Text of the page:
Humanitarian Aid to Afghanistan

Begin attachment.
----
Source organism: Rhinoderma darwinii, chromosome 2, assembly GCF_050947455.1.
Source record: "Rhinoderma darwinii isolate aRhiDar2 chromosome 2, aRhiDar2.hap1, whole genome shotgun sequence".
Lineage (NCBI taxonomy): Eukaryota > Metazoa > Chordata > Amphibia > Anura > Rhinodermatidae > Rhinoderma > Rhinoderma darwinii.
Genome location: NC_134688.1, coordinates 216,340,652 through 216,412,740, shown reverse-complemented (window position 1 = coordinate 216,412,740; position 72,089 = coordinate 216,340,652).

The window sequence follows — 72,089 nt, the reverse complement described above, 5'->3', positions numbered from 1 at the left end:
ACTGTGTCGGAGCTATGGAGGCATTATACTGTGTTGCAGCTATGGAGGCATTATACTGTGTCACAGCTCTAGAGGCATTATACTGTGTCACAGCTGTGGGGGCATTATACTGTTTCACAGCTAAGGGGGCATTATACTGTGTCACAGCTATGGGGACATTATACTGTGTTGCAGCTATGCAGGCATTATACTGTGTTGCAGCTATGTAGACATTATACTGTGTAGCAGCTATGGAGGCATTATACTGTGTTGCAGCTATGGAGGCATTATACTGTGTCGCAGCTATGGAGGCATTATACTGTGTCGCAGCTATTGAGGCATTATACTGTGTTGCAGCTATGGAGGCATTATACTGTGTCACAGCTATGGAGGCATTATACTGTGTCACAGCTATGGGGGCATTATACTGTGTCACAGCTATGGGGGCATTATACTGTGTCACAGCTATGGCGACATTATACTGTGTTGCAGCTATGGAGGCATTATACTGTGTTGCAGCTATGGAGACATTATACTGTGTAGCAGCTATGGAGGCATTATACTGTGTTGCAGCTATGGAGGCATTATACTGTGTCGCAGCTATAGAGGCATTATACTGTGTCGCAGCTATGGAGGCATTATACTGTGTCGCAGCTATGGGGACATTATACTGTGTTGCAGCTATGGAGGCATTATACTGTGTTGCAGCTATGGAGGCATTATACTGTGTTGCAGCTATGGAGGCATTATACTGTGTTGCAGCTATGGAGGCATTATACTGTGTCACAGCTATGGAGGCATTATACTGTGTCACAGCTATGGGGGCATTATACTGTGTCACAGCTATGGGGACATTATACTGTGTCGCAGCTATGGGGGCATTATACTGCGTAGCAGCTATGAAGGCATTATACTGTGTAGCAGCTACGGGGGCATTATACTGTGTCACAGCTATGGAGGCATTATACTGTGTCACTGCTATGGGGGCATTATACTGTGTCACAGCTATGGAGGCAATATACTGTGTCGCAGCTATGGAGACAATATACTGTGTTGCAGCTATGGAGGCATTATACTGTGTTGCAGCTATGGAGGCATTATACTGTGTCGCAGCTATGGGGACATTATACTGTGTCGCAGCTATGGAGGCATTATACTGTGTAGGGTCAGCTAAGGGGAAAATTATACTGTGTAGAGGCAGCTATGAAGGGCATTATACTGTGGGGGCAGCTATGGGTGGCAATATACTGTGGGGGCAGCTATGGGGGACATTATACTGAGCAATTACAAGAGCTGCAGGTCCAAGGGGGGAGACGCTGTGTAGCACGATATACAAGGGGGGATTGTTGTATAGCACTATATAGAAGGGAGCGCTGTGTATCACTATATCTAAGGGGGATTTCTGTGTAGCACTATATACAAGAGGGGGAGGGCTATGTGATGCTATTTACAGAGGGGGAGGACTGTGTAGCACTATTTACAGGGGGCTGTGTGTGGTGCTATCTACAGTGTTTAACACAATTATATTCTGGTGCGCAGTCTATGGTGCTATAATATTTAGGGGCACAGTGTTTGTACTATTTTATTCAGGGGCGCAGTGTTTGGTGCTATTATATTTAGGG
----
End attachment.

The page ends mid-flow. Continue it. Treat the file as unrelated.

Afghanistan is facing the situation of an economic and humanitarian catastrophe. An economic collapse in Afghanistan will yield instability, conflict, and a refugee influx into neighboring countries and onward to other regions. UN Secretary-General António Guterres at a high-level ministerial conference in Geneva last month warned of a “serious possibility” of an economic collapse if the international community did not come to the rescue of a penurious Afghan population. UN Humanitarian Coordinator Martin Griffiths described the situation in Afghanistan as “very dire”. Despite the calls for urgent humanitarian assistance, the international community is taking its time to debate whether the aid can be leveraged to extract concessions from the hardline rulers of Afghanistan on the key issues of human rights, women’s rights and an inclusive government.  The Russia-hosted meeting last week pressed the Taliban to form a “truly inclusive” government in Afghanistan and called for the United Nations to convene a donor conference as soon as possible to help avert a humanitarian catastrophe facing the war-torn country. Likewise, Pakistan’s calls for the international community to give ‘time’ to the Taliban or ‘incentivize’ them to soften their stand on critical issues of concern, have found little traction with the international community, including Afghanistan’s immediate neighbors. This in itself has created a dilemma for Pakistan, convincing a skeptical international community and persuading an ideologically stubborn Taliban to find common ground. Pakistan has announced to provide more than $28m in immediate humanitarian aid to Afghanistan and will ease travel and trade restrictions at its land borders. Foreign Minister Qureshi during his visit to Tehran ensured the regional actors that,  “Pakistani people stand with the Afghan people in this difficult time,” “We have never left room on this, and this remains our thought.” Now, there is a dire need for exploring possibilities of collaboration with key international actors that can support the reconstruction and economic development efforts in the war-torn country.

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